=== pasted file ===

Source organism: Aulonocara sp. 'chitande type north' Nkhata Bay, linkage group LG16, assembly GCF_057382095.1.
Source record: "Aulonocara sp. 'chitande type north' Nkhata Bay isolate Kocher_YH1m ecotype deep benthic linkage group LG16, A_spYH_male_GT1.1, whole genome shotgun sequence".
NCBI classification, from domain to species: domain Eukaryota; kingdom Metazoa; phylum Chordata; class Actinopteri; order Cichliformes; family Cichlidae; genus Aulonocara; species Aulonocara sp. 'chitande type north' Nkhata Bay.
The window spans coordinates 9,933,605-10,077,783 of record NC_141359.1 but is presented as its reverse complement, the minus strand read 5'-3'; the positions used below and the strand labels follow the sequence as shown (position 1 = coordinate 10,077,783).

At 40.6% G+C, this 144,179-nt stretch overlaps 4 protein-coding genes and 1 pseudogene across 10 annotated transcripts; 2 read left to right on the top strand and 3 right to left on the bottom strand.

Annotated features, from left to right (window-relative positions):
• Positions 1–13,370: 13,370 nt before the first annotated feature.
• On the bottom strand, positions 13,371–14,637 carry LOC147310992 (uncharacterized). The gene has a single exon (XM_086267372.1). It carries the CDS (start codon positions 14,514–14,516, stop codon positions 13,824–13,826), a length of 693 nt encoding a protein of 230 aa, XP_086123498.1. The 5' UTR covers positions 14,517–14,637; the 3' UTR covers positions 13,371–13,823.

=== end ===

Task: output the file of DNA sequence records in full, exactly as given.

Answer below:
Source organism: Aulonocara sp. 'chitande type north' Nkhata Bay, linkage group LG16, assembly GCF_057382095.1.
Source record: "Aulonocara sp. 'chitande type north' Nkhata Bay isolate Kocher_YH1m ecotype deep benthic linkage group LG16, A_spYH_male_GT1.1, whole genome shotgun sequence".
NCBI classification, from domain to species: domain Eukaryota; kingdom Metazoa; phylum Chordata; class Actinopteri; order Cichliformes; family Cichlidae; genus Aulonocara; species Aulonocara sp. 'chitande type north' Nkhata Bay.
The window spans coordinates 9,933,605-10,077,783 of record NC_141359.1 but is presented as its reverse complement, the minus strand read 5'-3'; the positions used below and the strand labels follow the sequence as shown (position 1 = coordinate 10,077,783).

At 40.6% G+C, this 144,179-nt stretch overlaps 4 protein-coding genes and 1 pseudogene across 10 annotated transcripts; 2 read left to right on the top strand and 3 right to left on the bottom strand.

Annotated features, from left to right (window-relative positions):
• Positions 1–13,370: 13,370 nt before the first annotated feature.
• On the bottom strand, positions 13,371–14,637 carry LOC147310992 (uncharacterized). The gene has a single exon (XM_086267372.1). It carries the CDS (start codon positions 14,514–14,516, stop codon positions 13,824–13,826), a length of 693 nt encoding a protein of 230 aa, XP_086123498.1. The 5' UTR covers positions 14,517–14,637; the 3' UTR covers positions 13,371–13,823.